NORTON v. THE EVAN N.

109 F. Supp. 505 (1952) | Cited 0 times | D. Rhode Island | December 31, 1952

This is an admiralty suit in rem against the Fishing Boat Evan N, and involves claims of creditors who have made repairs and furnished supplies to the Evan N.

This Court has jurisdiction under the provisions of 28 U.S.C.A. § 1333.

The case was submitted to the Court for decision on a Statement of Facts agreed to by all the claimants, and on memoranda of law submitted in behalf of the libelant, Frank H. Norton, d/b/a Norton's Shipyard, and in behalf of intervening claimant Henry R. Ballard. No such memoranda were submitted in behalf of intervening claimant Giles P. Dunn, d/b/a G. P. Dunn, or in behalf of intervening claimant Harry M. Allen, Jr., et als., d/b/a Block Island Packing Company.

Although duly notified of the commencement of this action the owners of the Evan N made no appearance before the Court at any stage of the proceedings in this case.

The Evan N was sold by the United States Marshal pursuant to the order of the Court during the pendency of this action, and the amount of $ 900, which was realized from said sale, has been paid into the Registry of the Court.

There are before the Court four claimants to this fund. No objection has been made to any of the claims as presented, the only question being that of priority of payment.

The claim of the libelant, Frank H. Norton, d/b/a Norton's Shipyard, is for labor and materials furnished in hauling out and repairing the Evan N. These repairs were made and materials furnished on various dates from November 15, 1948 to July 7, 1951, at a total cost of $ 1,063.35. Payments on account were credited between April 29, 1950 and July 24, 1959, in the sum of $ 130, leaving a balance due in the sum of $ 933.35.

The claim of Giles P. Dunn, d/b/a G. P. Dunn, against the Evan N is the sum of $ 436.75, that being the balance due for supplies furnished to the Evan N on various dates prior to 1941. Dunn also claims a balance due of $ 563.36 from the owners of the Evan N for supplies furnished to them on various dates prior to November 6, 1946. The total of Dunn's claim is in the sum of $ 1,000.11, which represents his combined claim against the Evan N and her owners. Notice of this claim was filed by Dunn on August 8, 1948 in the Office of the Collector of Customs in Newport, Rhode Island.

The claim of Harry M. Allen, Jr., et als., d/b/a Block Island Packing Company, is for supplies furnished to the Evan N on various dates from August 28, 1949 to August 10, 1950 at a total cost of $ 146.65. Allowing a credit for a payment on account in the sum of $ 26.50, leaves a balance due in the sum of $ 120.15.

The claim of Henry R. Ballard is in the sum of $ 379.43 for gasoline and oil furnished and for batteries rented to the Evan N on various dates from October 1937 to August 1950.

Title 46 U.S.C.A. 971 provides as follows:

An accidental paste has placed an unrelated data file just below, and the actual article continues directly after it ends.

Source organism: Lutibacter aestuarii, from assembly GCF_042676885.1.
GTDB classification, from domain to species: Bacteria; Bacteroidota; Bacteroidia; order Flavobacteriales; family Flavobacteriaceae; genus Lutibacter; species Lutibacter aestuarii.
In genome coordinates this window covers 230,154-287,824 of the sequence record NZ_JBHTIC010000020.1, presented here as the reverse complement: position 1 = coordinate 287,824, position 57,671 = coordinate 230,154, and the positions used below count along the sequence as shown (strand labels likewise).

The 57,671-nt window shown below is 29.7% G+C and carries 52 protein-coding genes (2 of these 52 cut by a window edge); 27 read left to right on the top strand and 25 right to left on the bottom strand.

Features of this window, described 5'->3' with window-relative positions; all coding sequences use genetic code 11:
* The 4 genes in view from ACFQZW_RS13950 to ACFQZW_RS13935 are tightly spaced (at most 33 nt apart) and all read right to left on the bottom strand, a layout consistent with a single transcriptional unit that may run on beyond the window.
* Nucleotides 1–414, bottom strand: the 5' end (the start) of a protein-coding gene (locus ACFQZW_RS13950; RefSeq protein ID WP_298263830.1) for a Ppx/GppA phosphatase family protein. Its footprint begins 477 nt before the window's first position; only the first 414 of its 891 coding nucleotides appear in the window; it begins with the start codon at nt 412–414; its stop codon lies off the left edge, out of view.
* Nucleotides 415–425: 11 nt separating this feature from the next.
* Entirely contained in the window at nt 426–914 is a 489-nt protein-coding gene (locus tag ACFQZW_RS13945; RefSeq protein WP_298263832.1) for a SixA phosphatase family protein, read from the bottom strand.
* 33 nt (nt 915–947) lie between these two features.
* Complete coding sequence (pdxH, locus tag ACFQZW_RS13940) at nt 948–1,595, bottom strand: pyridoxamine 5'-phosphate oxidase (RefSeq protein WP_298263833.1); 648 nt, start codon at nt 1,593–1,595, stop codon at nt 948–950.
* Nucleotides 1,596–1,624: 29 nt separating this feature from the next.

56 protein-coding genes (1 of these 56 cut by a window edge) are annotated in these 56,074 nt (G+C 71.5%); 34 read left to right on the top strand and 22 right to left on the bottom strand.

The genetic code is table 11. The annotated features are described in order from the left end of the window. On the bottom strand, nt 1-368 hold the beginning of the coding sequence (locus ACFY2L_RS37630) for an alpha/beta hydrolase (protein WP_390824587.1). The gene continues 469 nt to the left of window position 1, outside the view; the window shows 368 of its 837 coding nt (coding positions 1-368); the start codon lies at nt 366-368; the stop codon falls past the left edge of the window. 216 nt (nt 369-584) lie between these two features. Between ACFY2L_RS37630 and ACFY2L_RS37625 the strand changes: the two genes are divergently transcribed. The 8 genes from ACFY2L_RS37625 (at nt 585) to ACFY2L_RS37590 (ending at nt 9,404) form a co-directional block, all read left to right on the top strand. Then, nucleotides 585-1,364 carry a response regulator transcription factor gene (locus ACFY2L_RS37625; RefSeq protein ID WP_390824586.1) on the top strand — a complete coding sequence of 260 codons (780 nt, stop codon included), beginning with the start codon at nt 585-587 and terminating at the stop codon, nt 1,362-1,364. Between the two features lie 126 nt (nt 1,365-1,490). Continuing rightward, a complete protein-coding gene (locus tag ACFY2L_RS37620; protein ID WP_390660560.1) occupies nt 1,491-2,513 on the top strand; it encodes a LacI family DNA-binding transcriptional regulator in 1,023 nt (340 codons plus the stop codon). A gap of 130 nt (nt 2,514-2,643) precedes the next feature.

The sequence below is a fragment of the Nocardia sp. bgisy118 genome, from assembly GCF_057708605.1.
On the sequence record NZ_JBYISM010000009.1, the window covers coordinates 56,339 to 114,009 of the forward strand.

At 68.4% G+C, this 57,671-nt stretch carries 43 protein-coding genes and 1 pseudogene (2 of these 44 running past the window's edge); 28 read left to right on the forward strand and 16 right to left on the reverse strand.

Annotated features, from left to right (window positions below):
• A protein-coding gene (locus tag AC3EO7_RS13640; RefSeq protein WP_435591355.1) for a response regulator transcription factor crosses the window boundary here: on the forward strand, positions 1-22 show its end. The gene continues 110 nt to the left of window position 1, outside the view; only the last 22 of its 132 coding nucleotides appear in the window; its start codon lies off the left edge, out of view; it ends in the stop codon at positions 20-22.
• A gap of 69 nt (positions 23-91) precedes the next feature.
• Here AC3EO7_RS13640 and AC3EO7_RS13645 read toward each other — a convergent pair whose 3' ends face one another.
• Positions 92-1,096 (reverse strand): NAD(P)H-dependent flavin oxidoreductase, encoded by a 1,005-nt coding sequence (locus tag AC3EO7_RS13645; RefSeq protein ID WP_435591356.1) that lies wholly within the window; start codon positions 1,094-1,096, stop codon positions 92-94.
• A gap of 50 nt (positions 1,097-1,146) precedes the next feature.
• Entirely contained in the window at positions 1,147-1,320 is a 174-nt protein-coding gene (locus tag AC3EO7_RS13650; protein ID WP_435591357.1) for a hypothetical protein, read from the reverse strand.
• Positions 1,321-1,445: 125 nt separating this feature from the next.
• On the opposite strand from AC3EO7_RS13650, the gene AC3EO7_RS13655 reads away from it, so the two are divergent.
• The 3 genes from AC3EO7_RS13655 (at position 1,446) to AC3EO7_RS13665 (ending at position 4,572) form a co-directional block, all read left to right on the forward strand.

'Sec. 971. Any person furnishing repairs, supplies, towage, use of dry dock or marine railway, or other necessaries, to any vessel, whether foreign or domestic, upon the order of the owner of such vessel, or of a person authorized by the owner, shall have a maritime lien on the vessel, which may be enforced by suit in rem, and it shall not be necessary to allege or prove that credit was given to the vessel.'

The purpose of a maritime lien is to enable a vessel to obtain supplies or repairs necessary to her continued operation by giving a temporary underlying pledge of the vessel which will hold until payment can be made or more formal security given. The Everosa, 1 Cir., 1937, 93 F.2d 732.

Admiralty liens of the same class are payable in inverse order of their creation, i.e., the last lien has priority over earlier ones. The John G. Stevens, 1898, 170 7. S. 113, 18 S. Ct. 544, 42 L. Ed. 969. The reason for this is that it is for the benefit of all the interests in the ship that she should be kept in condition to be navigated. The John G. Stevens, supra. All liens in the same class accruing in the same calendar year are treated on an equal basis with respect to priority. Rubin Iron Works v. Johnson, 5 Cir., 1939, 100 F.2d 871; The Annette Rolph, D.C.N.D. Cal. 1929, 30 F.2d 191.

The filing of a notice of a lien in the Office of the Collector of Customs does not affect the priority of other liens, since the ship, whoever much it may be burdened with past liens, should nevertheless be able to obtain credit for her present requirements. The Everosa, supra.

Applying the above principles of maritime lien law to the agreed statement of facts in this case, the Court finds that the priority of the various claims presented to the Court by the four claimants, and the amounts payable to them respectively, to the extent that funds are available in the Registry of the Court, is as follows:

(1) Frank H. Norton, $ 40.93- for claims arising during 1951.

(2) Frank H. Norton,.$ 1.13, Harry M. Allen, Jr., et als., $ 16.15, and Henry R. Ballard, $ 21.50- for claims arising during 1950.

(3) Frank H. Norton, $ 891.29 and Harry M. Allen, Jr., et als., $ 104- for claims arising during 1949. Each claimant in this group shall be paid such proportion of the amount available as his claim bears to the combined claims in this classification.

Because of the priority of the above claims, no funds are available for distribution to claimant Henry R. Ballard with respect to the balance of his claim, or to claimant Giles P. Dunn.

Counsel may present to the Court on January 12, 1953 a form of final order providing in detail for the allowance and payment of proper charges, fees, and expenses to be paid out of the proceeds now in the possession of the United States Marshal from the sale of the Evan N, and for distribution of the balance then remaining in accordance with the findings herein.

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